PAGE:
Extravagant, inventive, emotionally sweeping, Corelli's Mandolin is the story of a timeless place that one day wakes up to find itself in the jaws of history. The place is the Greek island of Cephallonia, where gods once dabbled in the affairs of men and the local saint periodically rises from his sarcophagus to cure the mad. Then the tide of World War II rolls onto the island's shores in the form of the conquering Italian army.
Caught in the occupation are Pelagia, a willful, beautiful young woman, and the two suitors vying for her love: Mandras, a gentle fisherman turned ruthless guerilla, and the charming, mandolin-playing Captain Corelli, a reluctant officer of the Italian garrison on the island. Rich with loyalties and betrayals, and set against a landscape where the factual blends seamlessly with the fantastic, Corelli's Mandolin is a passionate novel as rich in ideas as it is genuinely moving.
In the early days of the Second World War, before Benito Mussolini invaded Greece, Dr. Iannis practices medicine on the island of Cephalonia, accompanied by his daughter, Pelagia, to whom he imparts much of his healing art. Even when the Italians do invade, life isn't so bad--at first anyway. The officer in command of the Italian garrison is the cultured Captain Antonio Corelli, who responds to a Nazi greeting of "Heil Hitler" with his own "Heil Puccini," and whose most precious possession is his mandolin. It isn't long before Corelli and Pelagia are involved in a heated affair--despite her engagement to a young fisherman, Mandras, who has gone off to join Greek partisans. Love is complicated enough in wartime, even when the lovers are on the same side. And for Corelli and Pelagia, it becomes increasingly difficult to negotiate the minefield of allegiances, both personal and political, as all around them atrocities mount, former friends become enemies, and the ugliness of war infects everyone it touches.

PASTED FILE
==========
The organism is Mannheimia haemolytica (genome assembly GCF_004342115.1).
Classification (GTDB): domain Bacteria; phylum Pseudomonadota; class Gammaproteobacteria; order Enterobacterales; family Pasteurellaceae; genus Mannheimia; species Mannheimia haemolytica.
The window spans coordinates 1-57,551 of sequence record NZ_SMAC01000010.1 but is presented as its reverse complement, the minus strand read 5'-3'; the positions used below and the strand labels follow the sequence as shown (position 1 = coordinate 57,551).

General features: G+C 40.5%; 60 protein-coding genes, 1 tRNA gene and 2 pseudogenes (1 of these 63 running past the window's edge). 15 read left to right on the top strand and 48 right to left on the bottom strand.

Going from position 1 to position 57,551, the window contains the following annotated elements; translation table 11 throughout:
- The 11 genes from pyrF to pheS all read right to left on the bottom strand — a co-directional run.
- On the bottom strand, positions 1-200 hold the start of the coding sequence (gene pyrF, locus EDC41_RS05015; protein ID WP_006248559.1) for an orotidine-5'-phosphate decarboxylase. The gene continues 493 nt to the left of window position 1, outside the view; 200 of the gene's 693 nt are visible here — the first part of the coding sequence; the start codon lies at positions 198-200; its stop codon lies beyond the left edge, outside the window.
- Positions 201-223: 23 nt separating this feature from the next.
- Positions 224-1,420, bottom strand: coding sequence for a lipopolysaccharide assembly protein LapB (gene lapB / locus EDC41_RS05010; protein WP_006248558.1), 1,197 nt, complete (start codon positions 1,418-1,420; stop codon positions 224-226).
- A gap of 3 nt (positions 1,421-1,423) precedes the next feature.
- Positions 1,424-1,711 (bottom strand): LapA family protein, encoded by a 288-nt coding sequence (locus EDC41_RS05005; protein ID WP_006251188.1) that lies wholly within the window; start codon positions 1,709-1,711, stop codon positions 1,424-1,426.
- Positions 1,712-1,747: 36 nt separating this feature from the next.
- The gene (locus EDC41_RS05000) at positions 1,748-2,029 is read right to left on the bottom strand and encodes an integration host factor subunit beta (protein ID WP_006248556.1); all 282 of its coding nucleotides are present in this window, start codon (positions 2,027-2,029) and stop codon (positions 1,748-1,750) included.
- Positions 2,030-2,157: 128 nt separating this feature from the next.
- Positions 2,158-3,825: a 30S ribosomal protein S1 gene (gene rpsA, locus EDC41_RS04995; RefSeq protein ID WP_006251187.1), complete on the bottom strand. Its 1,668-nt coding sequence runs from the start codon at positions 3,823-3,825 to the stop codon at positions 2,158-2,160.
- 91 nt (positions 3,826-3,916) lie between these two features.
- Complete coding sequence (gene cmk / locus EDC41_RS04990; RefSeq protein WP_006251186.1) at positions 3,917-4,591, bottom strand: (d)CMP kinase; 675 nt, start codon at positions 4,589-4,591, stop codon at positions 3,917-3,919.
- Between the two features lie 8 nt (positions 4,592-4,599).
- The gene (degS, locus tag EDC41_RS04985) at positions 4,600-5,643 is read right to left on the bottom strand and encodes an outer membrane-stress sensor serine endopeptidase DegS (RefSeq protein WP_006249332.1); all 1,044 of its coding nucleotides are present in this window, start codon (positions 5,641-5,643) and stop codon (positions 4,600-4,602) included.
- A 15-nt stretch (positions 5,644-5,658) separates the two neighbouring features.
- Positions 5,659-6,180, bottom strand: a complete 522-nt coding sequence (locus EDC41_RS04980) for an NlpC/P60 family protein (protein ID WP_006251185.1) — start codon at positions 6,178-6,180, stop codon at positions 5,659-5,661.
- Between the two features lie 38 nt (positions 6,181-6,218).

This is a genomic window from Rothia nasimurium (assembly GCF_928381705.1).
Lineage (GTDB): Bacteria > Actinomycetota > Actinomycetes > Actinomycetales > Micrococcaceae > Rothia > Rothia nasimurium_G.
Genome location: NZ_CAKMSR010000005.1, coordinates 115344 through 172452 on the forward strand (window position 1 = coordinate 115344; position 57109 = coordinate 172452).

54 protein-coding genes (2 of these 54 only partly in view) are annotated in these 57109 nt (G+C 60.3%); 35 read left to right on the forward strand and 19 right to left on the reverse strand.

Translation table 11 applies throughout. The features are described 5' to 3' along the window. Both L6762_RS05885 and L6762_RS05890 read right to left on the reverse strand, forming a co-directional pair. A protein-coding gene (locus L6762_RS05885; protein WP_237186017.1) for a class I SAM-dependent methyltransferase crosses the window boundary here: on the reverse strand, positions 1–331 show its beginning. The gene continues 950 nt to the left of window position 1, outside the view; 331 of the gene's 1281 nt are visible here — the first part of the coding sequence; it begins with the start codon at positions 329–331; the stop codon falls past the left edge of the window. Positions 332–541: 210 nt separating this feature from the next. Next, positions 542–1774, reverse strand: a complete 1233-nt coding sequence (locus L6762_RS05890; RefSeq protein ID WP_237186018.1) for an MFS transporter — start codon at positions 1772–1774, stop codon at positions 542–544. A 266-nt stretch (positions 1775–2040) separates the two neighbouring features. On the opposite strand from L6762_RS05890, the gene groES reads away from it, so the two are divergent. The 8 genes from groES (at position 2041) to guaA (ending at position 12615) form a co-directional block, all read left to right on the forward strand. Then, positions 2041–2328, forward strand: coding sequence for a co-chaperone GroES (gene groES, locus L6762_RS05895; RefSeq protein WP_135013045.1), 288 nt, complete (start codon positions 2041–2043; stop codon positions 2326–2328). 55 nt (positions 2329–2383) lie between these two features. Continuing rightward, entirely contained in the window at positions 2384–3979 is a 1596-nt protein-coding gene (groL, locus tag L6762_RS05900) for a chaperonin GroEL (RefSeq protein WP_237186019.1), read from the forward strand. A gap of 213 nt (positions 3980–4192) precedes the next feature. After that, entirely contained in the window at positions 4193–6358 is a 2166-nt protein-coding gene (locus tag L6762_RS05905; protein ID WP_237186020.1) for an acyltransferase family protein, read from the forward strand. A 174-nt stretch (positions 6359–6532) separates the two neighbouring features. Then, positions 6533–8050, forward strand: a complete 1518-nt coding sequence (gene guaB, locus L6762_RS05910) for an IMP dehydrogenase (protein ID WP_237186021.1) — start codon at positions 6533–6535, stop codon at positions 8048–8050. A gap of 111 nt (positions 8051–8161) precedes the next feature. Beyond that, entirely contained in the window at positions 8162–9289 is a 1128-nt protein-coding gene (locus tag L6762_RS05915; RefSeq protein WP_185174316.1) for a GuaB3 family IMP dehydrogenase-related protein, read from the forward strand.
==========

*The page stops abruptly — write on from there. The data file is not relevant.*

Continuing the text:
British author Louis de Bernières is well known for his forays into magical realism in such novels as The War of Don Emmanuel's Nether Parts, Señor Vivo and the Coca Lord, and The Troublesome Offspring of Cardinal Guzman. Here he keeps it to a minimum, though certainly the secondary characters with whom he populates his island--the drunken priest, the strongman, the fisherman who swims with dolphins--would be at home in any of his wildly imaginative Latin American fictions. Instead, de Bernières seems interested in dissecting the nature of history as he tells his ever-darkening tale from many different perspectives. Corelli's Mandolin works on many levels, as a love story, a war story, and a deconstruction of just what determines the facts that make it into the history books. --Alix Wilber